void SystemTimerInterrupt(void) {
    #ifdef STACK_TEST
    char stack;
    if (&stack stackMax) stackMax = &stack;
    stackSize = stackMax – stackMin;


    Doing this doesn’t require ‘painting’ memory or even knowing where the stack is to begin with and the app can use the stackSize to decide when there is a problem. Then when you are confident you have enough space you can just #def it out.

  3. GroovyD says:

    oops, looks like it lost the code a bit there…

    if (&stack .lt. stackMin) stackMin = &stack;
    if (&stack .gt. stackMax) stackMax = &stack;
    stackSize = (unsigned) (stackMax – stackMin);

  4. John D. Bugger says:

    We have a periodic task which checks that the stack pointer did not exceed a certain limit. If so we log an error to the NVM and then execute a SW reset. For the PowerPC the periodic decrementer interrupt can be used for this.

    • MarkM says:

      I’m hoping you realized shortly after posting this that you’re only checking the stack level of the task you’ve assigned to check the stack level. Otherwise your task that’s dedicated to checking the stack level is faithfully checking its own dedicated stack, and faithfully ignoring the stack level of all other stacks for all other tasks in your system. Your stack level testing task is doing nothing but chewing through CPU bandwidth and eating up a (small) amount of RAM.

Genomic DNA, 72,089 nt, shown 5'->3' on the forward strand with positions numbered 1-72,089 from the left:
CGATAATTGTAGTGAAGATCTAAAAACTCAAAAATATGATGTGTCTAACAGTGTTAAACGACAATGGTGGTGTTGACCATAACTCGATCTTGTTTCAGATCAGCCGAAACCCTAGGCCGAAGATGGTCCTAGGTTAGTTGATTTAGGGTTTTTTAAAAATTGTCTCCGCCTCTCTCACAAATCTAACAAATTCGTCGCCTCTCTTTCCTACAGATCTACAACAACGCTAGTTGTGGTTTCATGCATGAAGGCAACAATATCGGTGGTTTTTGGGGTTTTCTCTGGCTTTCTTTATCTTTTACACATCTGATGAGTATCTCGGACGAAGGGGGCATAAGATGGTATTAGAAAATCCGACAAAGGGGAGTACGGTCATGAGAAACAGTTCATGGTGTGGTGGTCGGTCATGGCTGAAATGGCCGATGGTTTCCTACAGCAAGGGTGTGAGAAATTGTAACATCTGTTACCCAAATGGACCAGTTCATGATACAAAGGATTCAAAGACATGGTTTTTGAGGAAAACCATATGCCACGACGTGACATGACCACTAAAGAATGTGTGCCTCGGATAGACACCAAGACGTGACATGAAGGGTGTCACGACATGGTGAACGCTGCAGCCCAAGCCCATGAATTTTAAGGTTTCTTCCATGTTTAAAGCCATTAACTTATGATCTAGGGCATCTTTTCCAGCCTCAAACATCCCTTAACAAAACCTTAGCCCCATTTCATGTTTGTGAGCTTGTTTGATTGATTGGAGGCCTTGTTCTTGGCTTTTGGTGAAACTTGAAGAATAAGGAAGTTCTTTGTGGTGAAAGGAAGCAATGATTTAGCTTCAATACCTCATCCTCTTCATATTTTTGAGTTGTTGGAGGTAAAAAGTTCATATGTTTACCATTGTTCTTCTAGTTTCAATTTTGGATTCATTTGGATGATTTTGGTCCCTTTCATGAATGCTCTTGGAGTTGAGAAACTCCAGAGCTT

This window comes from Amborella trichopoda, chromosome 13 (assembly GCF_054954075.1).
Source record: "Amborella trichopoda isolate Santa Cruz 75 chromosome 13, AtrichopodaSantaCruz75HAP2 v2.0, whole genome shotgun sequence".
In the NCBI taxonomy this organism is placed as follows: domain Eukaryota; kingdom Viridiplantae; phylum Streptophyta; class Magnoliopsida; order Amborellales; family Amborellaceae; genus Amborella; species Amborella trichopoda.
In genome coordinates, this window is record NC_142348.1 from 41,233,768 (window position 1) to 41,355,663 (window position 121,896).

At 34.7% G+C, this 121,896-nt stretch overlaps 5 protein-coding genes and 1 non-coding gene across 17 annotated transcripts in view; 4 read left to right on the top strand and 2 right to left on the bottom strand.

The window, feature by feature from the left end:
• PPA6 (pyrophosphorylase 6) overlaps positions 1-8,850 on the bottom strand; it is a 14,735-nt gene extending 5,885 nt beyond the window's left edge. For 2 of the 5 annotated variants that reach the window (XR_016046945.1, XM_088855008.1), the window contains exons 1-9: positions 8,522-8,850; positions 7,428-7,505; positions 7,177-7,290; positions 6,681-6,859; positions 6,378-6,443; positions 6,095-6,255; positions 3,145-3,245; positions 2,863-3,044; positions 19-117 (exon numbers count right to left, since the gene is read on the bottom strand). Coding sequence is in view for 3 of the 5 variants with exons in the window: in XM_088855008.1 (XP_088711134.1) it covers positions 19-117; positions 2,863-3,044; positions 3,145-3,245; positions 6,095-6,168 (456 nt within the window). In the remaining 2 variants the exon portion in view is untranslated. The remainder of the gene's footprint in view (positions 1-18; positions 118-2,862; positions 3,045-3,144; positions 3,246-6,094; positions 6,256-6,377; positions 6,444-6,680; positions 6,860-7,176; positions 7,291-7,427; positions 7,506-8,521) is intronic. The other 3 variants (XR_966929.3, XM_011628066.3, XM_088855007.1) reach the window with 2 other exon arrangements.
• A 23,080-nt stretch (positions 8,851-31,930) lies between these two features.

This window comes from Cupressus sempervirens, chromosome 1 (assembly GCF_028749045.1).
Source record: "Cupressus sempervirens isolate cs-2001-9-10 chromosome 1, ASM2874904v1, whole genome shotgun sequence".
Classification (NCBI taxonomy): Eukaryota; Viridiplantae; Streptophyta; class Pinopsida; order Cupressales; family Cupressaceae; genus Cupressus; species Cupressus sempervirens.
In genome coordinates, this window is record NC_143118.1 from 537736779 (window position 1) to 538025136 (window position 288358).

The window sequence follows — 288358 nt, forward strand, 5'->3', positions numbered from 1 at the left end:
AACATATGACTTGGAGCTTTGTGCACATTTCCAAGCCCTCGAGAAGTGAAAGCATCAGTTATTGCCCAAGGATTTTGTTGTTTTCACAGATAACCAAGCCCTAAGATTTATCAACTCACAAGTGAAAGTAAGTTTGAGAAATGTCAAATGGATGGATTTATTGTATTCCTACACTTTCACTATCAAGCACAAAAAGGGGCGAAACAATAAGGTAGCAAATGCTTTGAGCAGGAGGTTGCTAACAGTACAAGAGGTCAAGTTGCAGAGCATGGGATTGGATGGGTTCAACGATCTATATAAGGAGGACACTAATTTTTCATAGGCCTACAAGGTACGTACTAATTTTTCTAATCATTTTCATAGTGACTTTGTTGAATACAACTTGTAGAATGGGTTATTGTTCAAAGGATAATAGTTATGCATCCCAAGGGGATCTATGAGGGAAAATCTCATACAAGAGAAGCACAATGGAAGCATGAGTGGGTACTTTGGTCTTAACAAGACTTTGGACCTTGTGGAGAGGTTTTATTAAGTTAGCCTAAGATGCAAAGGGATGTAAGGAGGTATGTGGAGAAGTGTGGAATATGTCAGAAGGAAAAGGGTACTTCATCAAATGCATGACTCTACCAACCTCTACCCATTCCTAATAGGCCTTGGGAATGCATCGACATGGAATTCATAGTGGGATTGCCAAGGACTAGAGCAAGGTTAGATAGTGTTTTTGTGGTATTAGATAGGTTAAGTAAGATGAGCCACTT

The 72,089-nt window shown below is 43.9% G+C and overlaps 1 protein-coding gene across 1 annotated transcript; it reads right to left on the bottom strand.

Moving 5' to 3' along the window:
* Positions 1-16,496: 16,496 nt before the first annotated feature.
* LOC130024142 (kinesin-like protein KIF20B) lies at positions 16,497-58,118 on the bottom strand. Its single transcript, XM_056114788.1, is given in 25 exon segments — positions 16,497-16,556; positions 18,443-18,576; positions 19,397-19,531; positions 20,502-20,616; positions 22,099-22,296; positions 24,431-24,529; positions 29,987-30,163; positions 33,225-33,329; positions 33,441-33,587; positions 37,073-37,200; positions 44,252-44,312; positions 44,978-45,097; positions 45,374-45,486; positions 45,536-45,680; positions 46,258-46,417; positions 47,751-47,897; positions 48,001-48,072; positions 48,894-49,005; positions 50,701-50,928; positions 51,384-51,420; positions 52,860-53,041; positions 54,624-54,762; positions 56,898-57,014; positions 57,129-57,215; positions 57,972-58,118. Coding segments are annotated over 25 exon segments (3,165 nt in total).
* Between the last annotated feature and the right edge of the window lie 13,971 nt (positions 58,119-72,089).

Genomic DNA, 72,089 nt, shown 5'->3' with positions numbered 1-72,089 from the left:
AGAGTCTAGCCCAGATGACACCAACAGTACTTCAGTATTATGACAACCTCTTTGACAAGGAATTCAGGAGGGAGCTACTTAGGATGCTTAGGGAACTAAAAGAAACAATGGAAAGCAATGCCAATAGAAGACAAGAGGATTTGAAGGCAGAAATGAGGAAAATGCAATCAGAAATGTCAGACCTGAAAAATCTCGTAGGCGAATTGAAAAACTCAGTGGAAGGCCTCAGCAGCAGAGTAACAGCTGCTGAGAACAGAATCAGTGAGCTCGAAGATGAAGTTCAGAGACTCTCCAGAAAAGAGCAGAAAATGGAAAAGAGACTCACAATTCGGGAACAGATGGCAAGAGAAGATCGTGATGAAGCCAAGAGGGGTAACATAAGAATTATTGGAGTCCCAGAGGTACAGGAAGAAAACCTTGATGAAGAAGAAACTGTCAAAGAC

• Michael Barr says:


        Thanks for your feedback and making sure everyone understands. I thought the original post was clear that your supervisor task would check up on painted regions of all task stacks and do “something smart” in the event that “a stack” is nearing overflow. Certainly, that’s what I meant.


  5. Rakesh Kumar says:

    After code review if we can’t find the reason for crash and we think it is due to stack overflow the one method which i had tried was decalring “static” variables instead of normal types.
    If problem gets solved 100% that means systems is really going through stack issues.

  6. Rakesh Jain says:

    What i do is, define a const variable just above stack and give it a default value of known pattern say, 0x11223344. Now keep a check on this variable, if this variable gets corrupted you know that stack is overflowed.

    • Michael Barr says:

      That’s a clever idea, Rakesh. But, unfortunately, I don’t believe that one word remaining unchanged is generally sufficient to prove no stack overflows have occurred.

    • JeffH says:

      Michael, can you explain/elaborate why checking for a pattern immediately above the stack is generally insufficient to detect a stack overflow?

      • Michael Barr says:

        The risk is that checking just the first byte (or just the first 16- or 32-bit word) past the end of the stack could miss a corruption in a subsequent location. For example, if a new stack frame is allocated into that space, it could be either that the one location you’re checking wasn’t actually for an initialized variable or was in a part of a larger object allocation that wasn’t used on this call.

  7. […] have written about what really happens during stack overflow before (Firmware-Specific Bug #4: Stack Overflow) and this explains why a reset may not result and also why it is so hard to trace a stack overflow […]

  8. Also FreeRTOS/OpenRTOS/SafeRTOS offers built-in stack overflow checking as a part of kernel (executed every context switch after context is pushed on to the stack).